Natrol melatonin taking over New York Times for daylight saving

A preview of what The New York Times front page will look like on Sunday

Melatonin brand Natrol is trying to take over daylight saving time, at least for the readers of The New York Times. Come this Sunday, when people set their clocks forward, every visitor to The New York Times website will be greeted by versions of a takeover ad for Natrol Melatonin.

It’s part of an overall attempt by Natrol and agency Phelps to own events throughout the year that disrupt people’s sleep cycles.

“Every brand wants to extend the buzz around an event to other engagement channels, but it’s getting harder to do,” said Mary Jo Sobotka, chief integrated media officer at Phelps. “Because it reaches a cross-section of educated people whose lives require quality sleep, The New York Times homepage takeover gives Natrol a timely, relevant connection across social media, from consumers to influencers to the editorial community.”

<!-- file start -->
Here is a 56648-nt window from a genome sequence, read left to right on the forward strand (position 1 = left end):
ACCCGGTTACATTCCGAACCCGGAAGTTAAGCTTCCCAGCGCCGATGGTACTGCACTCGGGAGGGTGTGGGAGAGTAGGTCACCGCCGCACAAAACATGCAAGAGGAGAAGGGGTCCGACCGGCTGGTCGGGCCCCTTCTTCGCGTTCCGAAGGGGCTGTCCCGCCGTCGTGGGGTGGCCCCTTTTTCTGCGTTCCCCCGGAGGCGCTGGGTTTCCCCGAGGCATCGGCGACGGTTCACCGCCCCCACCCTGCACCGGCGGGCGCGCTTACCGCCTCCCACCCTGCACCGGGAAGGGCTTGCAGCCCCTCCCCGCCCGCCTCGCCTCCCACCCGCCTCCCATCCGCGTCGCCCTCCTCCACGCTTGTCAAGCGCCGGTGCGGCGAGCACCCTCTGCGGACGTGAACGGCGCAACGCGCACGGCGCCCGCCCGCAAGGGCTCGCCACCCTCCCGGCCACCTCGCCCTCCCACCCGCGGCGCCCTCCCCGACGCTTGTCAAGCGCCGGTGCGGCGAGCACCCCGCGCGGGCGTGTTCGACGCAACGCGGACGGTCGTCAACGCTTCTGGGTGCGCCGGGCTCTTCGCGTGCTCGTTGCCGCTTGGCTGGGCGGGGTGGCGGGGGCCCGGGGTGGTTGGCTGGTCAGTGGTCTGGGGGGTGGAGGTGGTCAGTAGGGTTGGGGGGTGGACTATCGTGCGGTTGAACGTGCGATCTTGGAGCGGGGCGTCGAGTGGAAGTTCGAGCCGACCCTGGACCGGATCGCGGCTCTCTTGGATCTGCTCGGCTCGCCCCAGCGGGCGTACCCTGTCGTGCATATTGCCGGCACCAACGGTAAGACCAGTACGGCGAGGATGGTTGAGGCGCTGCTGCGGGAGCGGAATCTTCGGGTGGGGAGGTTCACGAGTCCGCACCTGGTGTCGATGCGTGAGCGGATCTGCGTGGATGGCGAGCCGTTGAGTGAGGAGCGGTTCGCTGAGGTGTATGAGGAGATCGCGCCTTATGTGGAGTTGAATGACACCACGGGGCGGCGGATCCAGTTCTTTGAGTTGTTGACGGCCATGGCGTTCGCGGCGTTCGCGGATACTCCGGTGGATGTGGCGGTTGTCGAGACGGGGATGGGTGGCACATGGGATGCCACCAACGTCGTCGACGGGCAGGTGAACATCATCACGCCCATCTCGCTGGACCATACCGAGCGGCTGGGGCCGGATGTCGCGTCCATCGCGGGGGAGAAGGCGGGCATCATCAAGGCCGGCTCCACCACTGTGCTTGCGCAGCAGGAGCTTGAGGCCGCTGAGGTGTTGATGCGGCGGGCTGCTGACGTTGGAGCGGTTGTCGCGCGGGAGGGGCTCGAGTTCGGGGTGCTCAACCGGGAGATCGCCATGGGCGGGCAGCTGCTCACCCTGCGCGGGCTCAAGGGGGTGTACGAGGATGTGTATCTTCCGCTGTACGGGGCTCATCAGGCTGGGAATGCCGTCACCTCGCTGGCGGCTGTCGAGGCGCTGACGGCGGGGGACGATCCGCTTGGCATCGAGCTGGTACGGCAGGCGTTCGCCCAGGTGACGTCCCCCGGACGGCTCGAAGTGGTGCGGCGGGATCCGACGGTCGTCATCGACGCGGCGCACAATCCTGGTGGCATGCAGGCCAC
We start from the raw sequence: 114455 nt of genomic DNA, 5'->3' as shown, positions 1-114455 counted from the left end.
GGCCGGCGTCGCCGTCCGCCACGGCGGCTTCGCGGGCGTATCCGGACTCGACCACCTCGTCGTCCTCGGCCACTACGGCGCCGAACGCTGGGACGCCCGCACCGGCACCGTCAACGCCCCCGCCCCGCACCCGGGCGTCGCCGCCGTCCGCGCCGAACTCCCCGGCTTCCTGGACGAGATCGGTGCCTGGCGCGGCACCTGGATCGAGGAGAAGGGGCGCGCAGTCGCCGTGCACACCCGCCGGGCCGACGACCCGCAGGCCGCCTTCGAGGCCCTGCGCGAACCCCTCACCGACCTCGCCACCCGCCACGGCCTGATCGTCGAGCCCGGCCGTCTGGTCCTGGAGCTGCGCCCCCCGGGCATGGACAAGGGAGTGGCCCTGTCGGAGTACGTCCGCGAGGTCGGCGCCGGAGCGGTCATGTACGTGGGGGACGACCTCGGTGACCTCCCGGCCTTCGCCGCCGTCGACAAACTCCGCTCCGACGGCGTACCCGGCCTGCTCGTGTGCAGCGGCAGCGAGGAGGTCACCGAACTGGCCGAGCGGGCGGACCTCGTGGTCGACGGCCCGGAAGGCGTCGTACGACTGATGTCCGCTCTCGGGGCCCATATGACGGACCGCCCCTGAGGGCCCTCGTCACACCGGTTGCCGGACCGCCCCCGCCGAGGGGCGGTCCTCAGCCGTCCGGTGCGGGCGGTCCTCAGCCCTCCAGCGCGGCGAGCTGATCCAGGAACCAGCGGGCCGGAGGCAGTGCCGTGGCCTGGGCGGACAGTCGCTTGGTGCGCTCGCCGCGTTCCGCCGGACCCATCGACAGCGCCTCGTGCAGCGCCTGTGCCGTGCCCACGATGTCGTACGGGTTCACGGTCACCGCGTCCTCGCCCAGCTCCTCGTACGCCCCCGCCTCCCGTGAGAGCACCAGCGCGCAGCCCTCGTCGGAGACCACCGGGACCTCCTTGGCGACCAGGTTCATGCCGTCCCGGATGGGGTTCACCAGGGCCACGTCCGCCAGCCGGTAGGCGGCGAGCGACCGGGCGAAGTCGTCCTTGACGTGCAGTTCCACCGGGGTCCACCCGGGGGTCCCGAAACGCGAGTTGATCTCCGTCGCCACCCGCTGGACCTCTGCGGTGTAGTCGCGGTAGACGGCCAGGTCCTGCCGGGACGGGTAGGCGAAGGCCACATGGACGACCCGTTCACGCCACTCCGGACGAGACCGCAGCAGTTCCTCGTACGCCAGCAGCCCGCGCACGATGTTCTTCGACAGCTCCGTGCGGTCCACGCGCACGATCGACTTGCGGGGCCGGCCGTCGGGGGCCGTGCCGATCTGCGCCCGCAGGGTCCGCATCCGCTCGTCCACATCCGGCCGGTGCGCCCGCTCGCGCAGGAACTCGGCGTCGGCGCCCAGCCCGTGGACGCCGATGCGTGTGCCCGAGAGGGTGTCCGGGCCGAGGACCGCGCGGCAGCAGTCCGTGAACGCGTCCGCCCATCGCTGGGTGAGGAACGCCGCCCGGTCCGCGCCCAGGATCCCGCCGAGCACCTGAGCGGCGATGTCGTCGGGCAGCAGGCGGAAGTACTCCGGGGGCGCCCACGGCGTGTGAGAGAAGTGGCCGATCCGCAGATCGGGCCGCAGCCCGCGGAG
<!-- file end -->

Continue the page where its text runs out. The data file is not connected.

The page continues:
Natrol marketing director Thomas Hart saw an opportunity in the time change, because the shift upsets the body’s melatonin production. To have Natrol Melatonin own the equinox, Phelps came up with a mini campaign that kicks off on The Times site and then goes across the internet for a month.

"Daylight saving is one of the times when everyone is suddenly aware of their sleep," said Thomas Hart, marketing director at Natrol. "We have an opportunity to call attention to the impact that a lost hour of sleep makes on our quality of life, and do it with millions of high-performing people at once. There's no greater lead in to the value of melatonin."

This is the first time a brand has done a homepage takeover specifically for daylight savings time, making it a first for the category. See a preview page of how The New York Times will look on Sunday here.

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